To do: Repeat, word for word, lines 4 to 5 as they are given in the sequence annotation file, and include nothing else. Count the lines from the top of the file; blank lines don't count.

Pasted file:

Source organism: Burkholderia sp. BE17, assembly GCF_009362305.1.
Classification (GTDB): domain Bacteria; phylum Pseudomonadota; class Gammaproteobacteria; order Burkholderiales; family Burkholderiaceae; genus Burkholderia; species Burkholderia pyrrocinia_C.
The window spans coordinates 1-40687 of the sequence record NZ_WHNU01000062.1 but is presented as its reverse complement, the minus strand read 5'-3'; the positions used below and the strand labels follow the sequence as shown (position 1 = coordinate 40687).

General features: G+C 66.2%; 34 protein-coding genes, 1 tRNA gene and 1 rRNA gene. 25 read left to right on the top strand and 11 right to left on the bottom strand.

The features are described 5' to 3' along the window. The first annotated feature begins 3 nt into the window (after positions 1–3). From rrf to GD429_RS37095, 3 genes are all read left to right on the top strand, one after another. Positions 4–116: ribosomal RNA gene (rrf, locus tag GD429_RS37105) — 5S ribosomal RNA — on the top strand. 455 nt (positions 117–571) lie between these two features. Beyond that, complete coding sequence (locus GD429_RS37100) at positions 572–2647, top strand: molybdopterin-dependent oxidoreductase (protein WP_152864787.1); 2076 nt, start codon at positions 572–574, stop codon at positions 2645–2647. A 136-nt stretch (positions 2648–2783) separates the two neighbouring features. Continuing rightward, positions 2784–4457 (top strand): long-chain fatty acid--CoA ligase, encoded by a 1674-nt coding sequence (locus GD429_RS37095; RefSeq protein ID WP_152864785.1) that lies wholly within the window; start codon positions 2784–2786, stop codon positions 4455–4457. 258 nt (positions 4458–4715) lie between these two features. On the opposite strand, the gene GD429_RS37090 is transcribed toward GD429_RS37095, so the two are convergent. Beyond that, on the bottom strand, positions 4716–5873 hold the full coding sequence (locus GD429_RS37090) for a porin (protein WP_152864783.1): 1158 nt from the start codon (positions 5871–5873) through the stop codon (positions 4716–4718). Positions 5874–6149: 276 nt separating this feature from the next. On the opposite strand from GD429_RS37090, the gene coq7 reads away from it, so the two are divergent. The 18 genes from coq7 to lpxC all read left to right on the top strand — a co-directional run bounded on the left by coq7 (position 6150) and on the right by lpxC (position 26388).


General features: G+C 66.2%; 34 protein-coding genes, 1 tRNA gene and 1 rRNA gene. 25 read left to right on the top strand and 11 right to left on the bottom strand.

The features are described 5' to 3' along the window. The first annotated feature begins 3 nt into the window (after positions 1–3). From rrf to GD429_RS37095, 3 genes are all read left to right on the top strand, one after another. Positions 4–116: ribosomal RNA gene (rrf, locus tag GD429_RS37105) — 5S ribosomal RNA — on the top strand. 455 nt (positions 117–571) lie between these two features. Beyond that, complete coding sequence (locus GD429_RS37100) at positions 572–2647, top strand: molybdopterin-dependent oxidoreductase (protein WP_152864787.1); 2076 nt, start codon at positions 572–574, stop codon at positions 2645–2647. A 136-nt stretch (positions 2648–2783) separates the two neighbouring features. Continuing rightward, positions 2784–4457 (top strand): long-chain fatty acid--CoA ligase, encoded by a 1674-nt coding sequence (locus GD429_RS37095; RefSeq protein ID WP_152864785.1) that lies wholly within the window; start codon positions 2784–2786, stop codon positions 4455–4457. 258 nt (positions 4458–4715) lie between these two features. On the opposite strand, the gene GD429_RS37090 is transcribed toward GD429_RS37095, so the two are convergent. Beyond that, on the bottom strand, positions 4716–5873 hold the full coding sequence (locus GD429_RS37090) for a porin (protein WP_152864783.1): 1158 nt from the start codon (positions 5871–5873) through the stop codon (positions 4716–4718). Positions 5874–6149: 276 nt separating this feature from the next. On the opposite strand from GD429_RS37090, the gene coq7 reads away from it, so the two are divergent. The 18 genes from coq7 to lpxC all read left to right on the top strand — a co-directional run bounded on the left by coq7 (position 6150) and on the right by lpxC (position 26388).